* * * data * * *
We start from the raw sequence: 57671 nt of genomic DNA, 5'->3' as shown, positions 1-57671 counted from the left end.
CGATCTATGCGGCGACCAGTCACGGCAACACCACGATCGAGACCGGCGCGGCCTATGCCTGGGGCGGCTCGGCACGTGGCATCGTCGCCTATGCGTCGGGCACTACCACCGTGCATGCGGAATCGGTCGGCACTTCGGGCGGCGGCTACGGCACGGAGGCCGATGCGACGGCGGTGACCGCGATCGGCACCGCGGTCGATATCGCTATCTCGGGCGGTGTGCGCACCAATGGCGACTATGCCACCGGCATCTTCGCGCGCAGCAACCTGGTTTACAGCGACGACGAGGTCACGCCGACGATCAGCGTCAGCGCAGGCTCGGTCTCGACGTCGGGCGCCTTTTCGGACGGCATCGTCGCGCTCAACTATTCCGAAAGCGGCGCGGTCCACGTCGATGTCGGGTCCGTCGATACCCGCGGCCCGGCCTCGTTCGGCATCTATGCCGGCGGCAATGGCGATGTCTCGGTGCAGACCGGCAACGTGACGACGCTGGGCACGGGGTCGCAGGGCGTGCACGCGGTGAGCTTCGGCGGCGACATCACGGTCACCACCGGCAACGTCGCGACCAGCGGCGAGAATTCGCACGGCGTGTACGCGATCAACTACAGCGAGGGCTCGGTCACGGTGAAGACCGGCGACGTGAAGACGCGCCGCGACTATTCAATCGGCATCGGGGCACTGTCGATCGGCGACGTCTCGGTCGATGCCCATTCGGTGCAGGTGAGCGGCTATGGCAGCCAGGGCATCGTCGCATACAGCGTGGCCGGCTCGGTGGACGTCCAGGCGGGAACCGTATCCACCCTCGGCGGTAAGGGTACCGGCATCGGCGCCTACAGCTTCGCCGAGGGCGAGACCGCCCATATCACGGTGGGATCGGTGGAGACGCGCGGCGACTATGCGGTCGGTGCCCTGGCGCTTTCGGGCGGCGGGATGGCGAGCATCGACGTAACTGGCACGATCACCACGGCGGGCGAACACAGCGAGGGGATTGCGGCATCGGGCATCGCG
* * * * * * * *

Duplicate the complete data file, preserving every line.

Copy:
We start from the raw sequence: 57671 nt of genomic DNA, 5'->3' as shown, positions 1-57671 counted from the left end.
CGATCTATGCGGCGACCAGTCACGGCAACACCACGATCGAGACCGGCGCGGCCTATGCCTGGGGCGGCTCGGCACGTGGCATCGTCGCCTATGCGTCGGGCACTACCACCGTGCATGCGGAATCGGTCGGCACTTCGGGCGGCGGCTACGGCACGGAGGCCGATGCGACGGCGGTGACCGCGATCGGCACCGCGGTCGATATCGCTATCTCGGGCGGTGTGCGCACCAATGGCGACTATGCCACCGGCATCTTCGCGCGCAGCAACCTGGTTTACAGCGACGACGAGGTCACGCCGACGATCAGCGTCAGCGCAGGCTCGGTCTCGACGTCGGGCGCCTTTTCGGACGGCATCGTCGCGCTCAACTATTCCGAAAGCGGCGCGGTCCACGTCGATGTCGGGTCCGTCGATACCCGCGGCCCGGCCTCGTTCGGCATCTATGCCGGCGGCAATGGCGATGTCTCGGTGCAGACCGGCAACGTGACGACGCTGGGCACGGGGTCGCAGGGCGTGCACGCGGTGAGCTTCGGCGGCGACATCACGGTCACCACCGGCAACGTCGCGACCAGCGGCGAGAATTCGCACGGCGTGTACGCGATCAACTACAGCGAGGGCTCGGTCACGGTGAAGACCGGCGACGTGAAGACGCGCCGCGACTATTCAATCGGCATCGGGGCACTGTCGATCGGCGACGTCTCGGTCGATGCCCATTCGGTGCAGGTGAGCGGCTATGGCAGCCAGGGCATCGTCGCATACAGCGTGGCCGGCTCGGTGGACGTCCAGGCGGGAACCGTATCCACCCTCGGCGGTAAGGGTACCGGCATCGGCGCCTACAGCTTCGCCGAGGGCGAGACCGCCCATATCACGGTGGGATCGGTGGAGACGCGCGGCGACTATGCGGTCGGTGCCCTGGCGCTTTCGGGCGGCGGGATGGCGAGCATCGACGTAACTGGCACGATCACCACGGCGGGCGAACACAGCGAGGGGATTGCGGCATCGGGCATCGCG